Identification of enhancer–promoter interactions (EPIs) is of great significance to human development. However, experimental methods to identify EPIs cost too much in terms of time, manpower and money. Therefore, more and more research efforts are focused on developing computational methods to solve this problem. Unfortunately, most existing computational methods require a variety of genomic data, which are not always available, especially for a new cell line. Therefore, it limits the large-scale practical application of methods. As an alternative, computational methods using sequences only have great genome-scale application prospects.


In this article, we propose a new deep learning method, namely EPIVAN, that enables predicting long-range EPIs using only genomic sequences. To explore the key sequential characteristics, we first use pre-trained DNA vectors to encode enhancers and promoters; afterwards, we use one-dimensional convolution and gated recurrent unit to extract local and global features; lastly, attention mechanism is used to boost the contribution of key features, further improving the performance of EPIVAN. Benchmarking comparisons on six cell lines show that EPIVAN performs better than state-of-the-art predictors. Moreover, we build a general model, which has transfer ability and can be used to predict EPIs in various cell lines.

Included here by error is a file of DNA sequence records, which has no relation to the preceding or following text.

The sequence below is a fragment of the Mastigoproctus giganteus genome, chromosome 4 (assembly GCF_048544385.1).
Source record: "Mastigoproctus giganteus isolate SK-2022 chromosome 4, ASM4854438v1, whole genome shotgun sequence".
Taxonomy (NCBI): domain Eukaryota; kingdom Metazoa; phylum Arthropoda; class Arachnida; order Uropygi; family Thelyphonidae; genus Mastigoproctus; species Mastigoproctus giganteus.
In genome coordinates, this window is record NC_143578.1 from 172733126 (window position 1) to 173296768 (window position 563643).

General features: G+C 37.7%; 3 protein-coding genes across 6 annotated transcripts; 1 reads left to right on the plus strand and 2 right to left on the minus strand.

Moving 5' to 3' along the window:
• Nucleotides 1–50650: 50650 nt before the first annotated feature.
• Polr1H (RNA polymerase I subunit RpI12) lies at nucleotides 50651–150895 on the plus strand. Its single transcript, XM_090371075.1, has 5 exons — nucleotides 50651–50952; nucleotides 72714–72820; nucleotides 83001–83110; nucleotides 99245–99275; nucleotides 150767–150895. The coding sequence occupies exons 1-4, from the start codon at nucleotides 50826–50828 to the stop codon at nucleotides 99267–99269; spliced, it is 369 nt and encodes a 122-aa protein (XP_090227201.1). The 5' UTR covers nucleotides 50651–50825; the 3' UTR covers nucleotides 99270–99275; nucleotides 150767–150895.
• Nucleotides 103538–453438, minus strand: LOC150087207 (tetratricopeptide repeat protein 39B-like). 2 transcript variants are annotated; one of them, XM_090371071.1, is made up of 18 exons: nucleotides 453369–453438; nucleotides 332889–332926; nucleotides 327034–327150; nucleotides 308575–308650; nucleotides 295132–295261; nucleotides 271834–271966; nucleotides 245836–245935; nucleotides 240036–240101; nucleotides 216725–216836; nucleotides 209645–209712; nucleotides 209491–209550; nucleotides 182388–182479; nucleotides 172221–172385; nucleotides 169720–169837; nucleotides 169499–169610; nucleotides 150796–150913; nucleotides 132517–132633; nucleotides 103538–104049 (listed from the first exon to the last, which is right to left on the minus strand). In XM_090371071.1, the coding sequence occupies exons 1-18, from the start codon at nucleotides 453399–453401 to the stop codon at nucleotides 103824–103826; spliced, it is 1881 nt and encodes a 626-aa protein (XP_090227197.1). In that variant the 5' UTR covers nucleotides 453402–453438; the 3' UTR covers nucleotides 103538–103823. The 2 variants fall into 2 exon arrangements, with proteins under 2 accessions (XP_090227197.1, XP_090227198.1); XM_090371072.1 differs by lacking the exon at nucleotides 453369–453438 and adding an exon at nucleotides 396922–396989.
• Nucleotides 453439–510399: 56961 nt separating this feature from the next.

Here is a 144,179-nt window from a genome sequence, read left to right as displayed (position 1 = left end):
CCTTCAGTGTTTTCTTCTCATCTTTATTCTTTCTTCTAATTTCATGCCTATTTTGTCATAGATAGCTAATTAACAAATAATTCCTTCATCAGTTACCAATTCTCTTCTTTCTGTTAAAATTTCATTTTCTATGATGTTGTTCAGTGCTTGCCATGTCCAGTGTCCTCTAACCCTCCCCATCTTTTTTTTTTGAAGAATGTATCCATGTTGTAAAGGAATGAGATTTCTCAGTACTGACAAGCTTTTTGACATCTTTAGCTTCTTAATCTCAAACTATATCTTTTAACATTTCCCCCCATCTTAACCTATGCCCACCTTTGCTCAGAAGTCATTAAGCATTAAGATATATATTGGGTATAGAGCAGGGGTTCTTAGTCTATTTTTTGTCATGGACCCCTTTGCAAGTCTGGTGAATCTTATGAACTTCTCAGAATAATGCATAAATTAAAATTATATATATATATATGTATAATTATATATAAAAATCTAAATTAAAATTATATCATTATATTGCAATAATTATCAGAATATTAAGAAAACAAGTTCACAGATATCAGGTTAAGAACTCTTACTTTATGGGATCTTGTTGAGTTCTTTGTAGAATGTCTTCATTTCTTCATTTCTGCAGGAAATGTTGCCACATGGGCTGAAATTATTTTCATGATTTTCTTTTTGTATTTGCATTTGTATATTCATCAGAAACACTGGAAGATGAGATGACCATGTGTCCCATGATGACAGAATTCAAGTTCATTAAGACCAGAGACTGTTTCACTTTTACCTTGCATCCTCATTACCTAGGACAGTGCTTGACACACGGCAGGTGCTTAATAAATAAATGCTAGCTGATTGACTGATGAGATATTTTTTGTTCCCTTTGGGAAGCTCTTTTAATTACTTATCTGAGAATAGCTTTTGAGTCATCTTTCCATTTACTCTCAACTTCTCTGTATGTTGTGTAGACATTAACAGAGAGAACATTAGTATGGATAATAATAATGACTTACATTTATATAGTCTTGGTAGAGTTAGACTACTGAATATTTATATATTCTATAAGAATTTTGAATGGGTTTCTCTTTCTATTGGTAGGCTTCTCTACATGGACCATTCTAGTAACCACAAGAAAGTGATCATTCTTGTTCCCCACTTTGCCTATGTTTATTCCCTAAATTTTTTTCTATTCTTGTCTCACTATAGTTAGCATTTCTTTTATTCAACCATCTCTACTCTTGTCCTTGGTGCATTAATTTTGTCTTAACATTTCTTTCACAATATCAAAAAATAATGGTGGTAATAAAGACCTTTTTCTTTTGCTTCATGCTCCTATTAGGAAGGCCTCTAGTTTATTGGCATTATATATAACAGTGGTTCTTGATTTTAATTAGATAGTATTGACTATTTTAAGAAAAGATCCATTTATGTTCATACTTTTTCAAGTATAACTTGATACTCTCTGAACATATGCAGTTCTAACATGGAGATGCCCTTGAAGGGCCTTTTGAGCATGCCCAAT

Availability and implementation

The source code and data are available at:

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